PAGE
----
In voting along minority voting lines, voters are able to send a more specific message on which policies they support. Someone on the left can, for example, vote on the WFP line to express a preference for a more aggressive progressive agenda without wasting a vote on a desperate Green Party candidate and potentially helping to elect a Republican by removing votes from the Democratic candidate. "The merger offers those voters the best of both worlds: they can cast a significant vote for a candidate with a credible chance of winning while expressing their support for the third-party agenda," wrote Adam Morse and JJ Gas for Brennan Center of Justice.
Third parties are also able to hold the candidates responsible for their party lines. The Conservative Party or the Working House Party could hold back an endorsement if a candidate is not sufficiently liberal or conservative for them – or, in the case of WFP's approvals for county judges, only too corrupt or unqualified.
What are the disadvantages?
Opponents of the casting vote state that smaller parties have too many powers because candidates will be vying to get support. The Daily News reported that state senator Diane Savino, a Democrat from Staten Island, called for the abrogation of the casting vote because "it allows minor parties to hijack large parties". The minor parts could be interpreted as pulling the candidates to extremes and making it more difficult for the moderates, like Savino, to stay in power.
Also the vote on the merger causes a disorderly run-off. "It could be confusing for a voter to see a candidate on multiple lines," Goldfeder said. Other complexities may also arise. Cynthia Nixon lost the Democratic government primary to Cuomo last year, but remained on the run-off as nominated by WFP for District 66 of the Assembly. To be completely removed from the vote, a candidate must register to vote in another state or die. In the past, perhaps the most notorious thing in the case of the Liberal Party, the merger vote has sometimes allowed the minor parties to turn into clientelist machines that trade approvals for jobs or other favors.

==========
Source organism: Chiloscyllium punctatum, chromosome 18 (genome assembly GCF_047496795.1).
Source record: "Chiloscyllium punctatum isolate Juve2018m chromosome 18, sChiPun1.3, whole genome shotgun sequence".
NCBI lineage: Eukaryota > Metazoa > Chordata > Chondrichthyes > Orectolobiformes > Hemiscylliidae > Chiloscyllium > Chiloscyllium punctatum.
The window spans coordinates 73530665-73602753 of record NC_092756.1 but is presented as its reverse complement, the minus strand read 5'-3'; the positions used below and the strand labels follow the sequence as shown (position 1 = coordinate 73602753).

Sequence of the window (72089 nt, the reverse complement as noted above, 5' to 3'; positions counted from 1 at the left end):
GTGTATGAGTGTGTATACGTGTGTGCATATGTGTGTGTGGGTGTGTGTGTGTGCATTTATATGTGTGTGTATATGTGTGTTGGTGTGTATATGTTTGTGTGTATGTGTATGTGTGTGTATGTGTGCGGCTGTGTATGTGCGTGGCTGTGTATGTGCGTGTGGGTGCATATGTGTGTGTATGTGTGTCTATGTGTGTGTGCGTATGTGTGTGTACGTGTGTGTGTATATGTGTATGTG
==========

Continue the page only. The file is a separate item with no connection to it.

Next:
Who supports the casting vote?
The New York State legislature received a letter this week from a number of New York congressional representatives supporting the merger vote. Among the 17 signatures of the New York Congress delegation were the representatives Hakeem Jeffries and Alexandria Ocasio-Cortez, who showed their support in both the main and left part of the party. Even the US Sens. Charles Schumer and Kirsten Gillibrand supported the letter.
Although the Gov. office Andrew Cuomo has not issued a statement on the question of casting vote, Cuomo is known to support smaller parties and the cross-poll system. In 2013, he requested ending the so-called Wilson-Pakula process, in which party leaders grant permission for a candidate registered with another party to run on their line. Cuomo has also had a particularly conflictual relationship with the WFP over the years.
Who is against the casting vote?
In addition to Savino, Democratic committee president Jay Jacobs also expressed his dissatisfaction with the vote by merger, saying that it "undermines the Democratic Party". Other opponents include Erie County Democratic President Jeremy Zellner and Suffolk County Executive Steve Bellone.
So what happens next?
With the state legislature now being controlled by the Democrats, other electoral reforms passed rapidly at the beginning of January. The changes included the closure of the loophole LLC, several days of early voting, the consolidation of the primary state and federal voting days and the possibility of pre-registering grades for young people aged 16 and 17. The merger vote has not yet been addressed from a legislative point of view.